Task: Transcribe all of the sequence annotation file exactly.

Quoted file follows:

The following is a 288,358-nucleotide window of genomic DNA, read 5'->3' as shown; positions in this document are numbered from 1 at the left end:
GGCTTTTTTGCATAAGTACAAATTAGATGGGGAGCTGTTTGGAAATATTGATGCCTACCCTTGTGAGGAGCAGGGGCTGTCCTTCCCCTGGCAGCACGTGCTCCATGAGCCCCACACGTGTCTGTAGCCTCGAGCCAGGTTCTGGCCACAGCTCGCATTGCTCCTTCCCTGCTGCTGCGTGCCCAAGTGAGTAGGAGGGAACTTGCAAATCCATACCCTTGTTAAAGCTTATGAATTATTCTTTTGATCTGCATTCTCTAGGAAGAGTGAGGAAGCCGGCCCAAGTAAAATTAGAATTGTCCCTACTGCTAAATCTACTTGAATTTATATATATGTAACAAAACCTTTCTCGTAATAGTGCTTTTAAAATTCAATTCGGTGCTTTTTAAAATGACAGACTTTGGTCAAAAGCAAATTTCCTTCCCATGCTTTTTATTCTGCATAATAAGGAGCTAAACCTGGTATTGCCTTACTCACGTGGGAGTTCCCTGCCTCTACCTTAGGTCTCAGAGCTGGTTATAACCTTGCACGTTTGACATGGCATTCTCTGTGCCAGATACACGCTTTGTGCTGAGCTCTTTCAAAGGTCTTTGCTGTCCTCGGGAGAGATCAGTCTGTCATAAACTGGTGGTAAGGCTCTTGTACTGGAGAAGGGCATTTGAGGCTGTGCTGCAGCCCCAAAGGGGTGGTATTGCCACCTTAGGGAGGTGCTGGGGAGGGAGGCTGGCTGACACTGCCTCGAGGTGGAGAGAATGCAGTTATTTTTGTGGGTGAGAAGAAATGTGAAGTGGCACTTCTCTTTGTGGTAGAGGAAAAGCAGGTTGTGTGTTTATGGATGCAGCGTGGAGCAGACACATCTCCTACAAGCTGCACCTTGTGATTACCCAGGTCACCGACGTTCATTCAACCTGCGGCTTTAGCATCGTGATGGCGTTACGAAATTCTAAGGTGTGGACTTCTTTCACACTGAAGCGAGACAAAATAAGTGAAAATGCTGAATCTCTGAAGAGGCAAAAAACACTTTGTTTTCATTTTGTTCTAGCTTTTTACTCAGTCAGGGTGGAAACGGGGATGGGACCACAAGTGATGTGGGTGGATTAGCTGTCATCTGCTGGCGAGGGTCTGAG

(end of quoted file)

The following is a 288,358-nucleotide window of genomic DNA, read 5'->3' as shown; positions in this document are numbered from 1 at the left end:
GGCTTTTTTGCATAAGTACAAATTAGATGGGGAGCTGTTTGGAAATATTGATGCCTACCCTTGTGAGGAGCAGGGGCTGTCCTTCCCCTGGCAGCACGTGCTCCATGAGCCCCACACGTGTCTGTAGCCTCGAGCCAGGTTCTGGCCACAGCTCGCATTGCTCCTTCCCTGCTGCTGCGTGCCCAAGTGAGTAGGAGGGAACTTGCAAATCCATACCCTTGTTAAAGCTTATGAATTATTCTTTTGATCTGCATTCTCTAGGAAGAGTGAGGAAGCCGGCCCAAGTAAAATTAGAATTGTCCCTACTGCTAAATCTACTTGAATTTATATATATGTAACAAAACCTTTCTCGTAATAGTGCTTTTAAAATTCAATTCGGTGCTTTTTAAAATGACAGACTTTGGTCAAAAGCAAATTTCCTTCCCATGCTTTTTATTCTGCATAATAAGGAGCTAAACCTGGTATTGCCTTACTCACGTGGGAGTTCCCTGCCTCTACCTTAGGTCTCAGAGCTGGTTATAACCTTGCACGTTTGACATGGCATTCTCTGTGCCAGATACACGCTTTGTGCTGAGCTCTTTCAAAGGTCTTTGCTGTCCTCGGGAGAGATCAGTCTGTCATAAACTGGTGGTAAGGCTCTTGTACTGGAGAAGGGCATTTGAGGCTGTGCTGCAGCCCCAAAGGGGTGGTATTGCCACCTTAGGGAGGTGCTGGGGAGGGAGGCTGGCTGACACTGCCTCGAGGTGGAGAGAATGCAGTTATTTTTGTGGGTGAGAAGAAATGTGAAGTGGCACTTCTCTTTGTGGTAGAGGAAAAGCAGGTTGTGTGTTTATGGATGCAGCGTGGAGCAGACACATCTCCTACAAGCTGCACCTTGTGATTACCCAGGTCACCGACGTTCATTCAACCTGCGGCTTTAGCATCGTGATGGCGTTACGAAATTCTAAGGTGTGGACTTCTTTCACACTGAAGCGAGACAAAATAAGTGAAAATGCTGAATCTCTGAAGAGGCAAAAAACACTTTGTTTTCATTTTGTTCTAGCTTTTTACTCAGTCAGGGTGGAAACGGGGATGGGACCACAAGTGATGTGGGTGGATTAGCTGTCATCTGCTGGCGAGGGTCTGAG